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One of the biggest private equity investors in the banking sector has warned that regulation has depressed profitability so much that lenders will struggle to attract sufficient investors to survive the next financial crisis.
"All the stuff that has happened and all the rules we've introduced have depressed profitability and that is a real vulnerability," Christopher Flowers, the US private equity investor specialising in financial services, told the Financial Times in an interview. "Nobody is going to invest in an industry with returns of 5 per cent."
Mr Flowers, who has raised $15 billion to invest in financial services since setting up his JC Flowers buyout fund in 1998, also criticised the UK's recent division of banking oversight between the Bank of England's Prudential Regulation Authority and the Financial Conduct Authority.
"When you separate the conduct from the prudential regulatory apparatus, I'm not sure that is a great idea because you then get in a position where the people regulating the conduct have no prudential mandate and that gets you into riskier territory."
The scale of bank fines imposed by watchdogs around the world, such as the almost $9bn fine paid by France's BNP Paribas for sanctions violations, has alarmed prudential regulators, who are focused on ensuring companies are financially sound. Andrew Bailey, head of the UK's PRA, said this month that banks' fines were making a "considerable dent" in their efforts to rebuild capital.
Flowers, who has invested in banks in the US, UK, Japan, Germany and the Netherlands, said it was impossible to turn banking into a risk-free utility, no matter how much capital regulators force the industry to hold. He asked: "How do you make something that lends money at risk a utility?"
"That you could design this so that there would never be another banking crisis again is a utopian idea. I guarantee that we will have another banking crisis."
A study of the world's 200 biggest banks by the consultancy group EY has found that average return on equity – measured as net profits divided by shareholders' average equity – was 9.74 per cent last year, only slightly above their average cost of equity.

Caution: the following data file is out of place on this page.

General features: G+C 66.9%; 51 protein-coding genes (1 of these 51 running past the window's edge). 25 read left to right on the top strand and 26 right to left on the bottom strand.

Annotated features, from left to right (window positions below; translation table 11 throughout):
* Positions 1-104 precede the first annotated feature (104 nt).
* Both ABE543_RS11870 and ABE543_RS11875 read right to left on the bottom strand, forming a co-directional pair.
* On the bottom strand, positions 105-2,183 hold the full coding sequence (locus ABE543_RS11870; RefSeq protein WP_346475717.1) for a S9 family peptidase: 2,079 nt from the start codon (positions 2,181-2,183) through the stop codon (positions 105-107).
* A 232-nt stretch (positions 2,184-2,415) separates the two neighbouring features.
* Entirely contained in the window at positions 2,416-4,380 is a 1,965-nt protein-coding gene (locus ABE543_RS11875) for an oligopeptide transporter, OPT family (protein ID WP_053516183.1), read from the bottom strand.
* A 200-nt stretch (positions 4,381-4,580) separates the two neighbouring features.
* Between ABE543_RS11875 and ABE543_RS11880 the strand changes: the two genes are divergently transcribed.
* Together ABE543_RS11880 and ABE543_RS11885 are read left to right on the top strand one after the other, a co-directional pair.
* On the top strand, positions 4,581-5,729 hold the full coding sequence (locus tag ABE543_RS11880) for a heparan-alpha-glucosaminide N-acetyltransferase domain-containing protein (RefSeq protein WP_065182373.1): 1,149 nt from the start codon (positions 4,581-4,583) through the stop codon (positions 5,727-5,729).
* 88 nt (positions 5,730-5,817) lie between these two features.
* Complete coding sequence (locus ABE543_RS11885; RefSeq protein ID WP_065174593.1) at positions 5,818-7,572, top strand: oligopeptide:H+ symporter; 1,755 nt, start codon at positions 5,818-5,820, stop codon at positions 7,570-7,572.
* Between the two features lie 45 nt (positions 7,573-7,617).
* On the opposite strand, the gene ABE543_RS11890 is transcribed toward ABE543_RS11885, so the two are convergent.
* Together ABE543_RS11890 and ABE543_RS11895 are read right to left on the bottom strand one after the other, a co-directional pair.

There was a big difference between European banks, which have suffered a fall in their average return on equity from 15.8 per cent before the crisis to only 4 per cent afterwards, and emerging market lenders, which have enjoyed relatively steady returns of about 18 per cent.
North American banks suffered a drop in their average return on equity from 16 per cent to 8 per cent during the crisis, but it has since rebounded to above 11 per cent.
"American banks have been able to restructure their balance sheets and cut costs quicker than their European rivals, which have been hit by the eurozone crisis and have much more poorly performing assets on their balance sheets," said Steven Lewis, lead global banking analyst at EY.
To achieve the typical bank management's target of 15 per cent return on equity, EY said the average bank would have to cut costs by 30 per cent or increase revenues by 15 per cent. It said European banks would have to cut costs by 65 per cent or increase revenues by 40 per cent.
European banks start reporting first-half results next week. US banks have reported second-quarter return on shareholders' equity ranging from 14 per cent at JPMorgan Chase to 0.2 per cent at Citigroup, which had its profits wiped out by a $7bn settlement for mis-selling mortgage securities.